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In today’s dire market, there are very few educationally enlightening and exciting job opportunities. Indeed, many Americans have been forced to accept the realization that it has become increasingly difficult to find work. For college students, particularly those seeking mandatory internships, locating a position in a relevant field of study can often be like searching for a needle in a haystack.
And yet I was able to find an internship not only directly related to my political science major, but one that afforded me an enlightening, enjoyable, albeit often-times trying, learning experience. This summer, I served as an intern at the Office of Governor Chris Christie. For three months, I worked in the Constituent Relations Department of the most controversial politician in the country, an opportunity unlike any other. While most students were relaxing on the beach, I was busy at work in the depths of Trenton’s State House, watching as New Jersey’s future was forever altered.
If someone would have told me three years ago that I would have spent my entire summer working for a Republican Governor, I would have dismissed them as crazy. I am a member of a third party. I invest very little faith in the two-party system and often criticize both the Democrats and the Republicans for their foolhardy, self-serving attitudes. Thus, it shouldn’t come as a shock to anyone to learn that I didn’t actually vote for current Governor Christie; my ballot was cast for an independent candidate.
However, a scant few months after Christopher J. Christie assumed office, I found my opinion of the man slowly changing. During the campaign season, I didn’t believe a word he said; Republicans and Democrats simply don’t keep their promises. Neither are trustworthy.
As the weeks passed, however, I became increasingly aware that Christie was indeed fulfilling his campaign promises and making some very controversial decisions along the way. As unpopular as these choices may have been with select segments of the population, I realized that they were in the best interest of the State of New Jersey.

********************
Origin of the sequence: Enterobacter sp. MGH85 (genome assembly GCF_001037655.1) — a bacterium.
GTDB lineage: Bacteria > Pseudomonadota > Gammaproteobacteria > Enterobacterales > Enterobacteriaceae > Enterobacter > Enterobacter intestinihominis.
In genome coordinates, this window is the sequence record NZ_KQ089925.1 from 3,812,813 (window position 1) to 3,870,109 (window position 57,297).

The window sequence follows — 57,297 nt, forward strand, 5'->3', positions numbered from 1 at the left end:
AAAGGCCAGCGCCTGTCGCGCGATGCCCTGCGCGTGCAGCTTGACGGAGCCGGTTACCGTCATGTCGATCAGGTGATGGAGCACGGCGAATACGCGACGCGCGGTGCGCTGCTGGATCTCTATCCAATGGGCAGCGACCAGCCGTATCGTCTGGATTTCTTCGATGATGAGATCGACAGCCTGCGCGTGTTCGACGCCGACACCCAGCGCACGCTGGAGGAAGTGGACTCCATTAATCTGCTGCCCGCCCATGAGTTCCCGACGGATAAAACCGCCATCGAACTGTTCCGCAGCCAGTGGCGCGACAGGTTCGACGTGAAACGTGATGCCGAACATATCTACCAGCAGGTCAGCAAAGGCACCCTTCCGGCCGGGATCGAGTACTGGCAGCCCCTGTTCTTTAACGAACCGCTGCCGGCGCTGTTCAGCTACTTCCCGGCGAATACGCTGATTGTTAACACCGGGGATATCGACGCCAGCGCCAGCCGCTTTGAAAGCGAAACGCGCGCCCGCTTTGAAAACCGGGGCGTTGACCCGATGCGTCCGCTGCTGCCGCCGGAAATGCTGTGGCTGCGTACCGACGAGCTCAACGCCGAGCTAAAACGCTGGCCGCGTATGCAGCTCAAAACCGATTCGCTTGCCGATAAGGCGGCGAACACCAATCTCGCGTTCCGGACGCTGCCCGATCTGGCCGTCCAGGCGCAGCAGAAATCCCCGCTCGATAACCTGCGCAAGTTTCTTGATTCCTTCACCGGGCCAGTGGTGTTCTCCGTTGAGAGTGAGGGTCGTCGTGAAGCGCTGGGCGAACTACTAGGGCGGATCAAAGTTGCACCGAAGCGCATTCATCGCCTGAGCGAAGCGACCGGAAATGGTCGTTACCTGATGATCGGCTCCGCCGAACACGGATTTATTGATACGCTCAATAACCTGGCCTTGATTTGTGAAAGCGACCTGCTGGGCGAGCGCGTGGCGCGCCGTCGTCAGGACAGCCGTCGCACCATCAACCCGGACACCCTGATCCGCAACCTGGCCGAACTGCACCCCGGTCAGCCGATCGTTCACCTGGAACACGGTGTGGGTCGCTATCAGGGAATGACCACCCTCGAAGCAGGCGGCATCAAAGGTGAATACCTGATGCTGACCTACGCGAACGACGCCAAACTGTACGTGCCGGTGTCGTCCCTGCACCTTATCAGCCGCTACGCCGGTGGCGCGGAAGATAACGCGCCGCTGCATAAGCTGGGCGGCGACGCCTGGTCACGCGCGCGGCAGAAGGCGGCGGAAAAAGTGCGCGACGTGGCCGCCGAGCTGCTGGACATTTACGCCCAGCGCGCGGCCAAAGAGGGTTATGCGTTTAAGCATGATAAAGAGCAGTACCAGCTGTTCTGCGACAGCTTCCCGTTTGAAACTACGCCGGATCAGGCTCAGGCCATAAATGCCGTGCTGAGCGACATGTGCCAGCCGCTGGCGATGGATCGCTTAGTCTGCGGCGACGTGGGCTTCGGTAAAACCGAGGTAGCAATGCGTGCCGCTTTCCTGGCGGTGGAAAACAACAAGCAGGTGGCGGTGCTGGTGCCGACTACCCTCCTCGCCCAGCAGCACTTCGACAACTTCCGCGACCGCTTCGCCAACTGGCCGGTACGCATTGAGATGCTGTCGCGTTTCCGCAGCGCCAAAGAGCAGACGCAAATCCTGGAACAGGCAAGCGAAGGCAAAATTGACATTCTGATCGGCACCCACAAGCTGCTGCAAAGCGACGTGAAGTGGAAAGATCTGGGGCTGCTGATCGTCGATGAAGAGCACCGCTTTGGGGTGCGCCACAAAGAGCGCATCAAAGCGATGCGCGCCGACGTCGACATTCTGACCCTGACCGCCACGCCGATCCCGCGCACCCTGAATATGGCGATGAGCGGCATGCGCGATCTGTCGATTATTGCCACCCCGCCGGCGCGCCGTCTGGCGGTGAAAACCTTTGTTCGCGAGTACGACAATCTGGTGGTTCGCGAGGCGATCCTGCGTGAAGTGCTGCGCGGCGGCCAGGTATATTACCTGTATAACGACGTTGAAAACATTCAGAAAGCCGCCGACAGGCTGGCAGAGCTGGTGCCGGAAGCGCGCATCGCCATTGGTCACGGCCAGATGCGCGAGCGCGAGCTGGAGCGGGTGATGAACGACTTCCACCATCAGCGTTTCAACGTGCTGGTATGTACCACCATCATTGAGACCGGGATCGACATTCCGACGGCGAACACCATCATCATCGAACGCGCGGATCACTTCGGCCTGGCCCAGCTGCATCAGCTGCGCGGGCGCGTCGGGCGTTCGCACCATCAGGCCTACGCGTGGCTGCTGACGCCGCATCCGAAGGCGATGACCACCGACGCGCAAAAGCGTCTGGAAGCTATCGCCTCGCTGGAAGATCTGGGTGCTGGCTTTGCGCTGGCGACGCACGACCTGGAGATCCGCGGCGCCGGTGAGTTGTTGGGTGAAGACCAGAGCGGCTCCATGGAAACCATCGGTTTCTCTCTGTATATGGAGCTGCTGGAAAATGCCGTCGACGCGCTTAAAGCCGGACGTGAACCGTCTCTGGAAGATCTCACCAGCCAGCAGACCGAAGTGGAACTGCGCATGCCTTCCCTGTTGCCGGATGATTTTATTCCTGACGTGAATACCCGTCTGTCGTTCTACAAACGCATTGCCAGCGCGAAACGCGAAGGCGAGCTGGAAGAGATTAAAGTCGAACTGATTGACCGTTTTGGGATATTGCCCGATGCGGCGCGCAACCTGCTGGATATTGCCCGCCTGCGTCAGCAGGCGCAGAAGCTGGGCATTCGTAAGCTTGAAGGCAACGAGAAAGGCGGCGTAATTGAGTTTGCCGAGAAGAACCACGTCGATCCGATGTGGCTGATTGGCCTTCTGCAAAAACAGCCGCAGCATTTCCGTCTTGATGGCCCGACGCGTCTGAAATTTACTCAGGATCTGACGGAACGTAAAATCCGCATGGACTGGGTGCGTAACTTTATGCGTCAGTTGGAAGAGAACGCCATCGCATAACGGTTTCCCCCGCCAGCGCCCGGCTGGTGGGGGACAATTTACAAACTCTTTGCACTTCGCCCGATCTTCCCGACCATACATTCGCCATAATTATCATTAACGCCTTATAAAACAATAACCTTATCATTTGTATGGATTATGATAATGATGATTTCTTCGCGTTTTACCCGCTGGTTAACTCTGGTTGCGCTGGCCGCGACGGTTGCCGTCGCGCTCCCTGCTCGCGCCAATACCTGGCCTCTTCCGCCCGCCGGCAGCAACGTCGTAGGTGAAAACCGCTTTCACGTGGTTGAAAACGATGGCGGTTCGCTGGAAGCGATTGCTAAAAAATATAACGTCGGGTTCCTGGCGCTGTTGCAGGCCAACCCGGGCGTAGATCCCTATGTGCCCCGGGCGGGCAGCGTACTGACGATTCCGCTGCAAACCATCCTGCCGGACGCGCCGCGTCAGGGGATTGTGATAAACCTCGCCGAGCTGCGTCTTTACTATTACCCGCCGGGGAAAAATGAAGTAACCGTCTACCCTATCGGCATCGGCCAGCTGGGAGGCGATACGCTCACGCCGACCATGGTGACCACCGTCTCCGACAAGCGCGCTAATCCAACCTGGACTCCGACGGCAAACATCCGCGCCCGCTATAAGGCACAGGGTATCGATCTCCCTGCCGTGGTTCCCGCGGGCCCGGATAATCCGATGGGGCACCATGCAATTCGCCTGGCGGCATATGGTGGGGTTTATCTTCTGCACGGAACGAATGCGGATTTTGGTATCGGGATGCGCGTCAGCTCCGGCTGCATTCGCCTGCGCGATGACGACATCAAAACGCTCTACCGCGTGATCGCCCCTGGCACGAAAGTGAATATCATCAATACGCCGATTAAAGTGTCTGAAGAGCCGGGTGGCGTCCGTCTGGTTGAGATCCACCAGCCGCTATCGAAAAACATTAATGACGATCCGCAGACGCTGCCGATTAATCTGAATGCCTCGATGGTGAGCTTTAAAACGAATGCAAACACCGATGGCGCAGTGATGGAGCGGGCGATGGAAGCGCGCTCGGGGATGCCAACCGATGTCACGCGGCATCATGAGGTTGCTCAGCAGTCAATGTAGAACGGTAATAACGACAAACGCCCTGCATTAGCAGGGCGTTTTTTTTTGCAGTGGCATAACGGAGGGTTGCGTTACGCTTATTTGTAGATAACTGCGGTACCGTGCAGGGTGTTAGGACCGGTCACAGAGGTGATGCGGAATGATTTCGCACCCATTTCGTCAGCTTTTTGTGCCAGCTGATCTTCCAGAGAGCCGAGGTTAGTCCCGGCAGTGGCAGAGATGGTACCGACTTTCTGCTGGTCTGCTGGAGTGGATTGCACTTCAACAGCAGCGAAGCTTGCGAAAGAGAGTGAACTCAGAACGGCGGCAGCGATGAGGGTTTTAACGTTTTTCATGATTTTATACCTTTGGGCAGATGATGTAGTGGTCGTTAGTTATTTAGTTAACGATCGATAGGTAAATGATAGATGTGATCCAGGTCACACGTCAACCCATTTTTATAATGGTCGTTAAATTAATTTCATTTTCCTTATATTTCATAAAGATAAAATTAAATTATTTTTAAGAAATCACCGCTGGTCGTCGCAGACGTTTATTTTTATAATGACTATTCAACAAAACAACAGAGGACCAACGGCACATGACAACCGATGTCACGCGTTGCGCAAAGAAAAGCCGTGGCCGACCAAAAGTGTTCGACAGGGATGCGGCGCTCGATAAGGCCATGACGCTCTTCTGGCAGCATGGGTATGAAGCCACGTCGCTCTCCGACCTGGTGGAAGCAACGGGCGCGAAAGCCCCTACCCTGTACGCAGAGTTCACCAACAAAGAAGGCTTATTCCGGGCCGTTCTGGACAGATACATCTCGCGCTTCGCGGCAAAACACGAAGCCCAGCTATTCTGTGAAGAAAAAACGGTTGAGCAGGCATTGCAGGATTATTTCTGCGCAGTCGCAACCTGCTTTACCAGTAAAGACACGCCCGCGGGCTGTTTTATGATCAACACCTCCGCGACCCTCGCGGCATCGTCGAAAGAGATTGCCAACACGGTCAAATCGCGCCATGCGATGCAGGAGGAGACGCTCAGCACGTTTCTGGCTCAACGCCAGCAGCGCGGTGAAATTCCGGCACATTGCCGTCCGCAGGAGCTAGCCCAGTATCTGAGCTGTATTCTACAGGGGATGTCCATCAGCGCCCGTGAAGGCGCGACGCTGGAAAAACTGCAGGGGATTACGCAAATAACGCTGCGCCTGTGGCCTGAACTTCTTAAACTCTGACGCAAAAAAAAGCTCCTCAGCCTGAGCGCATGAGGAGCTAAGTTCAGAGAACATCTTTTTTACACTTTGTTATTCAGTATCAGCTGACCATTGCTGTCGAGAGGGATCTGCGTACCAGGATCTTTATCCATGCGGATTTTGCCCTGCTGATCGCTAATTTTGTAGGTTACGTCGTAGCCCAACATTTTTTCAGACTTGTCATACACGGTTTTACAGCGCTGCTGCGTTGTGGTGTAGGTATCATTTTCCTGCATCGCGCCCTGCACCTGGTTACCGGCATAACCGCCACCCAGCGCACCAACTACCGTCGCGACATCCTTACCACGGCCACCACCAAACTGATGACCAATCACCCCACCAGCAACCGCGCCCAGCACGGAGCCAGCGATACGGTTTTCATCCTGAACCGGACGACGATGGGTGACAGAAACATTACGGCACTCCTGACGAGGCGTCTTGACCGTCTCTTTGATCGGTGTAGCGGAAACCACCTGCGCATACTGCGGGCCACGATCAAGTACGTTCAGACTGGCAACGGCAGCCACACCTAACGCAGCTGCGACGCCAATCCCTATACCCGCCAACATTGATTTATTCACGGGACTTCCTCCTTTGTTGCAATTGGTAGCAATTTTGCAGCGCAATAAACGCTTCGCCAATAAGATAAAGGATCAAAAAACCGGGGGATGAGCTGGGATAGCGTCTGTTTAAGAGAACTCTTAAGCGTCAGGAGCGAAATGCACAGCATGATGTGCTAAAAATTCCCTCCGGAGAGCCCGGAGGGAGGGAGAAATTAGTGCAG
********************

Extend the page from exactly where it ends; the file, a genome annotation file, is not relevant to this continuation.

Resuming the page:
It was through this steadfast commitment that Christie earned my respect and admiration.
Thus, after months of following Governor Christie’s war against the public worker unions, the NJEA, and a whole slew of other organizations, I decided that, as I witnessed history unfolding, I somehow wanted to become involved.
I applied to participate in the Governor’s internship program. I actually didn’t expect to be accepted, and was almost certain that my resume would become lost amidst a sea of competing Republican loyalists. At some point in March, however, I received a phone call that I had been chosen to work in the Office of Constituent Relations.
I have had several jobs before. I worked at a pool club, as a licensed pharmacy technician, and in a department store, but I had no experience in the public sector, nor had I engaged in any business that required the level of professionalism expected in the Governor’s Office. I wasn’t sure what to expect and was initially somewhat hesitant to accept the newly offered position.
I ultimately decided to give it a shot, and I am happy to say that I feel I made the right choice. For three months, I helped constituents who had reached out to the Chief Executive for assistance. In the process, I became increasingly familiar not only with Governor Christie’s individual policies, but also how elected officials and their representatives handle themselves.
My internship certainly didn’t occur at a boring time. For example, I was able to witness the pandemonium that engulfed the State House during the initial pension reform hearings. I saw the protestors, heard their chants, and watched their ultimate defeat. I was even able to sit in on the Senate’s session pertaining to the pension reform bill, thus witnessing a pivotal moment in New Jersey history first-hand.
I was there during the asthma scare and “chopper-gate,” the asinine scandal that engulfed the Garden State during a particularly slow news week. I met Lieutenant Governor Kim Guadagno, best selling author Bob Ingle, and most importantly, I was able to work in the office of the man whom many believe will someday by the President of the United States. I participated in some of the most controversial moments in New Jersey history and watched as the once mighty NJEA came crashing down.
For that, I will be ever grateful.
Yes, Governor Christie and I do have some political differences. I personally don’t agree with all of his social policies. That said, I do believe that he has made courageous decisions that are in the best interest of the taxpayers of this state. I think that he truly means what he says, and I don’t think he will ever back down without a fight. I respect the man and am proud that he is the governor of my state.
My internship has since come to an end. In September, I will return to school for my final year of college and then, if I am lucky enough, I will be on my way to law school. The past three years have been a difficult journey, but I can’t help but reflect on something Governor Christie told his interns during our final day. As we congregated in his office, he quoted his late mother and said: “Be true to yourself today so that tomorrow you don’t have to remember who you pretended to be yesterday.”
If I took anything from my internship, it was that sentiment. As sappy as it may sound, I have always been true to myself. My beliefs and political ideals are unwavering, but to have someone as prominent as Governor Christie re-enforce that conviction and encourage his interns to remain steadfast in who they are, even in the face of opposition, was truly inspiring.